The Heart of the Black Madonna

Saturday, January 4, 2014

Suffering, the Dark Night of the Soul and Wisdom



As we enter into these final days of the Holy Nights, those of us who participate in studies and special church services start to grow a bit weary here near the end. The Holy Nights is a microcosm of the coming year, and each year is a path of initiation to those who wish to grow in their maturity as a human being.

A major effect of the event on Golgotha was that the spiritual world was opened wide to humanity. The torn curtain in the Temple between the Holy of Holies and the congregation was a deep symbol that there was nothing between Humanity and Divinity after the deed of the Christ.



Before this event, only a select group was initiated, after Golgotha, life became the initiation. We became all equal in the eyes of the Divine, and from this point onwards it has been our own efforts that will open us up to communion with the Heavens.



The Black Madonna's have many themes associated with them. A major similarity among these works of art is that they have very somber faces. Numerous narratives mention how the Madonna's survive fires, bombs, and attacks with swords. In some instances they are actually broken, yet miraculously mend themselves. The Black Madonna of Czestochowa in Poland has scars on her cheeks from a Saracen vandal. Many attempts to cover the scars have been unsuccessful, as they reappear the next day.

The term the Dark Night of the Soul was coined by St. John of the Cross. He was trying with Theresa of Avila to reform the Spanish Clergy and Women Religious. He was betrayed and thrown into a windowless dungeon, where he conceived of the theory that during the darkest of nights, the greatest of suffering is where we feel the Divine most potently.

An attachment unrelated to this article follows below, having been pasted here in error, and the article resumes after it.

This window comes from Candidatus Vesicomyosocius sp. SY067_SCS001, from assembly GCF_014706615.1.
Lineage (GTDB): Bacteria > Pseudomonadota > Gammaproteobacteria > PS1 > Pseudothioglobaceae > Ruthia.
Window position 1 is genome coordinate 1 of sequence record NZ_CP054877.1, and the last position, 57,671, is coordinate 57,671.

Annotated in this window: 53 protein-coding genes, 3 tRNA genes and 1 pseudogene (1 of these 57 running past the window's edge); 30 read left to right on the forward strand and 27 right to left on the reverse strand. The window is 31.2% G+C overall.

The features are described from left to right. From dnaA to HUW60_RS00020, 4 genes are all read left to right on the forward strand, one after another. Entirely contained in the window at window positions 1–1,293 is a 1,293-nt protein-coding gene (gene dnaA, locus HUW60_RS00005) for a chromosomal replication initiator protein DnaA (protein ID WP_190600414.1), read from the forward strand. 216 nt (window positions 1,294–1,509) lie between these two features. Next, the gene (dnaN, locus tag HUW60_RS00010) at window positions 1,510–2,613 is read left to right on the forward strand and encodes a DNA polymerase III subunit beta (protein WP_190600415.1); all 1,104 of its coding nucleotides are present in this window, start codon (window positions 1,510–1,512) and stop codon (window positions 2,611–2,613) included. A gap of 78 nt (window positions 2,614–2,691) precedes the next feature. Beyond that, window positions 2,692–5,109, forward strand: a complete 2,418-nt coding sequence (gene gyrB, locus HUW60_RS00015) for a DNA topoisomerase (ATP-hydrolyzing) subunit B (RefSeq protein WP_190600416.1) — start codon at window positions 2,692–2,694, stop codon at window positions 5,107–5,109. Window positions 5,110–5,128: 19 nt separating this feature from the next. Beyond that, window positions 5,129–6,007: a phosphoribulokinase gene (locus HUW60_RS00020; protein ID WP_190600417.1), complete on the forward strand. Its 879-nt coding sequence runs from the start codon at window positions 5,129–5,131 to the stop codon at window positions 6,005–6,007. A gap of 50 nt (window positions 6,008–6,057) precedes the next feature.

A trending theme in modern day attempts at Spiritual awakening is the association with pleasure and happiness with fulfillment. I think this is why the new age new thought movements are so popular. Suffering is something humans do not really want to acknowledge let alone endure, and yet it is a universal experience.

While extremely unpleasant, suffering is part of the human journey of initiation. The deeper purpose is to open the heart and develop organs of perception to the Spiritual World. Wisdom is the gift of suffering. Suffering transforms. In the blackened forest after a devastating fire, new life stirs. From the intense pressure on charcoal, a diamond is formed. The irritating sand in an oyster produces a priceless pearl.

The Black Madonna's along the Compostela are dark and stern for a reason. They show us that life is difficult, the journey is long, but there is transformation at the end. When we are in agony, it often opens our hearts and we feel and perceive the Divine in ways we never could in times of plenty and contentment. Our suffering is not in vain, and the love and wisdom on the other side is sweeter than anything we can imagine. 

Blessings on your journey.

The Lecture Reference from The Fifth Gospel by Rudolf Steiner